+1 Recommend
0 collections
      • Record: found
      • Abstract: found
      • Article: found
      Is Open Access

      Single Chain Antibody Fragment against Venom from the Snake Daboia russelii formosensis

      Read this article at

          There is no author summary for this article yet. Authors can add summaries to their articles on ScienceOpen to make them more accessible to a non-specialist audience.


          Russell’s vipers containing hemotoxic and neurotoxic venom commonly cause snake envenomation. Horse-derived antivenom is a specific antidote, but its production is expensive and has side effects. Developing a cost-effective and more tolerable therapeutic strategy is favorable. In this study, using glutaraldehyde-attenuated Daboia russelii formosensis (DRF) venom proteins to immunize chickens, polyclonal yolk-immunoglobulin (IgY) antibodies were generated and showed a specific binding affinity. Phage display technology was used to generate two antibody libraries of single-chain variable fragments (scFvs) containing 3.4 × 10 7 and 5.5 × 10 7 transformants, respectively. Phage-based ELISA indicated that specific clones were enriched after bio-panning. The nucleotide sequences of scFv-expressing clones were analyzed and classified into six groups in the short linker and four groups in the long linker. These scFv antibodies specifically bound to DRF proteins, but not other venom proteins. Mass spectrometric data suggested that these scFv antibodies may recognize phospholipase A2 RV-4 or RV-7. In vivo studies showed that anti-DRF IgY exhibited complete protective effects and mixed scFv antibodies increased the survival rate and time of mice challenged with a lethal dose of DRF proteins. These antibodies can be potentially applied in a rapid diagnostic method or for treatment in the future.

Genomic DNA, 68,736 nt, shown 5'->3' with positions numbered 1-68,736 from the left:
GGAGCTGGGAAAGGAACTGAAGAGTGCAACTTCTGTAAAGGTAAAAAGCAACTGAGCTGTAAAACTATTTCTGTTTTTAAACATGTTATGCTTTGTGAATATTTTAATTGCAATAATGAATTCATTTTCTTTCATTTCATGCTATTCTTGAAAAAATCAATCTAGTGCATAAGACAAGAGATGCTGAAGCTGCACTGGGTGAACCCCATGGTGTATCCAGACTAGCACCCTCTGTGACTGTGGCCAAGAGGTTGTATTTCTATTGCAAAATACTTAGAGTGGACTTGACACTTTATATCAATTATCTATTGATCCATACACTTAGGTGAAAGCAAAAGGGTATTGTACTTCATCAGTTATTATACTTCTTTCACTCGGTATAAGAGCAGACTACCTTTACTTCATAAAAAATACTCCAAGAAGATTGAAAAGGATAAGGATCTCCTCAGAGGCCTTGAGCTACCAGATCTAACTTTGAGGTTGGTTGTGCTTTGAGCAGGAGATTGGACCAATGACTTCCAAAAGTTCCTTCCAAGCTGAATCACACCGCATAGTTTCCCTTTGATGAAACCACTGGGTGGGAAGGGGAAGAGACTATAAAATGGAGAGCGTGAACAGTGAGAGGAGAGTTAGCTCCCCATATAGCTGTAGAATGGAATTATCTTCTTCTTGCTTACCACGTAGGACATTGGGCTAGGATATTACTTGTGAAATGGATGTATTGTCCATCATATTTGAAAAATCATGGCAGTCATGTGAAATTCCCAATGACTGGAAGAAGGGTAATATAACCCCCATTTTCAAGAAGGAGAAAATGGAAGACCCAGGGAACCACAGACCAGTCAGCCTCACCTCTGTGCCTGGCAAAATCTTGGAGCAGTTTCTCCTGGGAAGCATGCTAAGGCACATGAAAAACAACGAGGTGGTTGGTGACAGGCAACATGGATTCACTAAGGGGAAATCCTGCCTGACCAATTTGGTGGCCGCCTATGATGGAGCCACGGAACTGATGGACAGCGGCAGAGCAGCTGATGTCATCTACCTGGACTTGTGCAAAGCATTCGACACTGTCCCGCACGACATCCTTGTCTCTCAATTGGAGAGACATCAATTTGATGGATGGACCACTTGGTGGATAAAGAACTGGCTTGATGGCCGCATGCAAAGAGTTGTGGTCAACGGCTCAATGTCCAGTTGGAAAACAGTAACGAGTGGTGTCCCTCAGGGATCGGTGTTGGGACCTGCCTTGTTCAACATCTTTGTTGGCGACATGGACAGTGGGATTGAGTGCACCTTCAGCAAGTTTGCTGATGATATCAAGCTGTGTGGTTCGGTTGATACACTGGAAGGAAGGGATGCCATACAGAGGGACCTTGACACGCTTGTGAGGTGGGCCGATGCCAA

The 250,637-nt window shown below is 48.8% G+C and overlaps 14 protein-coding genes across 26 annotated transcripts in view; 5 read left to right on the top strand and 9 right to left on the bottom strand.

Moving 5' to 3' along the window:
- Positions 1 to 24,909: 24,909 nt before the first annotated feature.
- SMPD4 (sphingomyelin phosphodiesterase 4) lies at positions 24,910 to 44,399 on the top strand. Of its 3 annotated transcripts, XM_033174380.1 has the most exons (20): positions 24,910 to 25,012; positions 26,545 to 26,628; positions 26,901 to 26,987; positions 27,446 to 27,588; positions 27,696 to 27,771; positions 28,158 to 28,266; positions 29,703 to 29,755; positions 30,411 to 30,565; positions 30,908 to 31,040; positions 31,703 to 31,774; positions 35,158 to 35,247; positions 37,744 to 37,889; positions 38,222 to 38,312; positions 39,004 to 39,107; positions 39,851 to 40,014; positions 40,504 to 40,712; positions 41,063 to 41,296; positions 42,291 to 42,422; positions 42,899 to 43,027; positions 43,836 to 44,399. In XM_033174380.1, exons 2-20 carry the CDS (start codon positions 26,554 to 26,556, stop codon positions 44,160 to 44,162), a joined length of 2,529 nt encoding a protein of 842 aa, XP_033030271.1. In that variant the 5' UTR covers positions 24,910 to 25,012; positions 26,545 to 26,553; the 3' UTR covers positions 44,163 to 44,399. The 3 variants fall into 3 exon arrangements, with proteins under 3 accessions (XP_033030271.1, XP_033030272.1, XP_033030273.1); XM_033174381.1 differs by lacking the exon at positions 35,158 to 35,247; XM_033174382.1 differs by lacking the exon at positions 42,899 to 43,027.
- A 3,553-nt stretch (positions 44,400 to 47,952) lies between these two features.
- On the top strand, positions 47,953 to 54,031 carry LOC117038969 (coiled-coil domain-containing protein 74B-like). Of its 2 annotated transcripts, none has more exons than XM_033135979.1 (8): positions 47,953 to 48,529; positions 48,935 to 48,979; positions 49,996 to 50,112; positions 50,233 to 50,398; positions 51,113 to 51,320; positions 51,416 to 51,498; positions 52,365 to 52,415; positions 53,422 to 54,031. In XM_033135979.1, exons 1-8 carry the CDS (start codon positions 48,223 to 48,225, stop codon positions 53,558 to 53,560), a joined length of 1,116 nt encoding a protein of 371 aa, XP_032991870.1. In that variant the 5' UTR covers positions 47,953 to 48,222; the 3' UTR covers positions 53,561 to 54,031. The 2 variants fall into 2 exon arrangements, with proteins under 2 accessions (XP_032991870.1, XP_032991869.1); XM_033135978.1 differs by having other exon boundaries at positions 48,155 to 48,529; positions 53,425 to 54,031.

Related collections

          Most cited references 50

          • Record: found
          • Abstract: found
          • Article: not found

          NIH Image to ImageJ: 25 years of image analysis.

          For the past 25 years NIH Image and ImageJ software have been pioneers as open tools for the analysis of scientific images. We discuss the origins, challenges and solutions of these two programs, and how their history can serve to advise and inform other software projects.
            • Record: found
            • Abstract: found
            • Article: not found

            Measurements of the true affinity constant in solution of antigen-antibody complexes by enzyme-linked immunosorbent assay.

            A simple, general procedure is described for the determination of the dissociation constant (KD) of antigen-antibody equilibria in solution. First the monoclonal antibody is incubated in solution with the antigen until the equilibrium is reached; then the proportion of antibody which remains unsaturated at equilibrium is measured by a classical indirect ELISA. The experimental values of KD found by this ELISA procedure for 2 monoclonal antibodies are shown to be very close to those obtained by conventional methods (immunoprecipitation of the radiolabeled antigen, or fluorescence transfer). Moreover, it is shown that, provided the measurements are made under conditions where the total antigen concentration is in large excess over the total antibody concentration, the dissociation constant of antibody-antigen complexes can be determined even with crude preparations of monoclonal antibody. The sensitivity of the ELISA used permits the detection of very small concentrations of antibody and the determination of KD values as small as 10(-9) M. This method also offers the great advantage of dealing with unmodified molecules since no labeling of either the antigen or the antibody is required.